Corporal punishment is still imposed in most elementary and junior-high schools around the nation, an executive of the Humanistic Education Foundation in Taipei said on Tuesday, citing the results of a survey.
In the poll conducted by the foundation in September and last month, only 4.65 percent of junior-high school students said they had never seen corporal punishment meted out by teachers at their schools, foundation executive director Joanna Feng (馮喬蘭) said.
In elementary schools, the figure was 10.92 percent, she added.
The survey defined corporal punishment as spanking, making students stand still for a certain period of time, making students maintain a certain position for a period of time and having students perform certain actions.
The poll indicates that corporal punishment is used as a way of disciplining students in about 90 percent of elementary and junior-high schools in Taiwan, Feng said.
Although fewer and fewer teachers are resorting to floggings, punishments in schools often include asking students to stand still, squat with their hands raised and run laps around the playground, she said.
Apart from physical punishment, “violent language, which can be far more horrifying than physical violence,” is often used, said Feng, an advocate of the abolition of corporal punishment in schools.
Unfortunately, insulting words like “stupid, idiot, scum and loser,” which attack a person’s character, are still being used by teachers in classrooms, she said.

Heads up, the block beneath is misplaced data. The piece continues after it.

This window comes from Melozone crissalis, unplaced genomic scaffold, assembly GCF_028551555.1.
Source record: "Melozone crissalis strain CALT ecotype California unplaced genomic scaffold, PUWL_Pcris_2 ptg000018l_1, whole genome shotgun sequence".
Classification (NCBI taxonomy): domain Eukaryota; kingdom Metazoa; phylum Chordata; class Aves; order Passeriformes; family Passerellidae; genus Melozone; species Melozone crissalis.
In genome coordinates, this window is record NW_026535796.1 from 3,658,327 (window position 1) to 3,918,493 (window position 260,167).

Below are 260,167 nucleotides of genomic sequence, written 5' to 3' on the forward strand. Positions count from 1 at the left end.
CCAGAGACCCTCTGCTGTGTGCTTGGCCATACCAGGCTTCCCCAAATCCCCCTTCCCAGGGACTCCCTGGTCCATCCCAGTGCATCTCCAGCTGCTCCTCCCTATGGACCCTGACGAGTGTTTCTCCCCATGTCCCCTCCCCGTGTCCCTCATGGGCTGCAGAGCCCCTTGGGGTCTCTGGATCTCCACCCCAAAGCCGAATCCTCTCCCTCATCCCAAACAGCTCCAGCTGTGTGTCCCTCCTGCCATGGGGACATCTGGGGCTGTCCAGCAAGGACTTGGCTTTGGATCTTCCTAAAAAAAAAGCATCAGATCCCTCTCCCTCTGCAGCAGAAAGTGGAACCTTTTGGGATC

The survey also showed that about 40 percent of students in junior-high schools and 70 percent in elementary schools have been deprived of a break between classes as a form of discipline, Feng said.
A short break of about 10 minutes between classes is a basic right of students, who need time to relax and go to the bathroom, she said.
“This right should not be arbitrarily removed,” she said.
The foundation urged the Ministry of Education to ensure that its policy of banning corporal punishment in schools is carried out and to discipline teachers who do not comply.
In response, Yang Chih-chung (楊志忠), head of the ministry’s Student Affairs Committee, said teachers who use corporal punishment in schools could be prosecuted or given a demerit.
A total of 1,112 elementary-school students and 1,112 junior-high school students in 22 counties and cities in Taiwan were interviewed in the survey. It had a confidence level of 95 percent and a margin of error of 3 percentage points, according to the foundation, which is dedicated to the development of human-centered education in Taiwan.